A lengthy album, but frequently unsatisfying...

Chance the Rapper is evidently at a career peak at present. Following eight years of strong work ethic, the rapper has arguably solidified a presence as a renegade and vastly independent act. Beyond this, he’s the first act to receive a Grammy award for a stream-only project — with ‘Coloring Book’.

Now, Chance arrives with his debut album ‘The Big Day’ which marks a new chapter in the Chicago-raised talents life. As the project progresses, the events of this new novel make themselves known. Chance is in positive spirits throughout his LP. In fact, the majority of the 22 songs feature fast-paced, anthemic drum and bass laced pallets.

A particular example of this is the album's opener ‘All Day Long’. Also employing a combination of trumpet runs, tinged in places throughout the song, the rapper rejoices in his awareness of who he is and his growth. “We actin’ out” Chance spits throughout. It’s clear that a sense of worth and contentment fuels this album.

This laid-back and confident spirit refuses to be silenced and soon Chance the Rapper is experimenting with the likes of trap. Anyone that’s been a long-term fan of the act knows that the differences between ‘Acid Rap’ and ‘Coloring Book’ demonstrate Chance’s love of trying new pallets.

However, on ‘The Big Day’, his flirtation with trap proves tiresome. On ‘Hot Shower’ the cringeworthy bars are delivered in quick succession. By the time “Tryna catch some sleep / tryna count some sheep.” is uttered at fifty seconds, it feels as though the song has gone on forever and second-hand embarrassment sets in.

Where the ‘The Big Day’ truly succeeds are in places where it conveys passion, authority, and dedication. ‘Roo’ is a watershed moment in highlighting this capability. Joined by his brother Tony Bennett, Chance has his foot firmly on the gas pedal and rarely let’s off across the nearly three minute album-track. Discussing societal woes such as poverty and mental health, across a slower-paced electronic hip-hop backing, fans are reminded why they first fell in love with the artist in the first place.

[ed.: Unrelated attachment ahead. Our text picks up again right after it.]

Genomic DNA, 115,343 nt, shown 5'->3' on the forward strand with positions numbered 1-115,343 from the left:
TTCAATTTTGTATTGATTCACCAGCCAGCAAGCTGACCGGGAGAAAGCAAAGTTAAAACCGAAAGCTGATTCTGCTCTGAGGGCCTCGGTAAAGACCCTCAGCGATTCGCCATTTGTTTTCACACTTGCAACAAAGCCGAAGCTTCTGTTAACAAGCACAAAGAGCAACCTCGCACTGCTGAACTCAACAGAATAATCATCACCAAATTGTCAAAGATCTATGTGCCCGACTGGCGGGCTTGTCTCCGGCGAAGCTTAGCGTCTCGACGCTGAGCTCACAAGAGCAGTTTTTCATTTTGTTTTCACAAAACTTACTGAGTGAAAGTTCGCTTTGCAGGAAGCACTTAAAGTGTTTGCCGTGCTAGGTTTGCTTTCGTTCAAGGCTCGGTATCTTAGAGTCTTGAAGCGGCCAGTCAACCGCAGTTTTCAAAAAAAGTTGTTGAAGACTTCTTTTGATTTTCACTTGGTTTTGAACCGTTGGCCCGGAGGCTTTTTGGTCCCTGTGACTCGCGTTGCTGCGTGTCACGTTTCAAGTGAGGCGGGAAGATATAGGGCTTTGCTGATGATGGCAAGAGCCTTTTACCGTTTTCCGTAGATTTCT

Another way in which Chance the Rapper is able to sometimes captivate audiences is through his ability to come across as relatable. He does this in a variety of ways across ‘The Big Day’. An early marker of this mechanism is throughout ‘Do You Remember’. Linking nostalgia with the inevitable responsibilities of adulthood, Chance is humbled by the prospects of love and fatherhood. Joined by Death Cab For Cutie's Ben Gibbard, this is a shockingly beautiful song and one of a few album standouts.

Ironically, ‘The Big Day’ as a whole doesn’t sound cohesive at all. Although it largely conceptualises love, sonically Chance the Rapper isn’t able to comprise this theme into a succinct and smooth project. As the end of the album is reached, it’s clear that Chance had a lot to get off of his chest, however, it all appears to fall flat.

There are strong highlights across the set, despite this, the failure to be concise forms part of the force's biggest downfalls.


Words: Nicolas Tyrell

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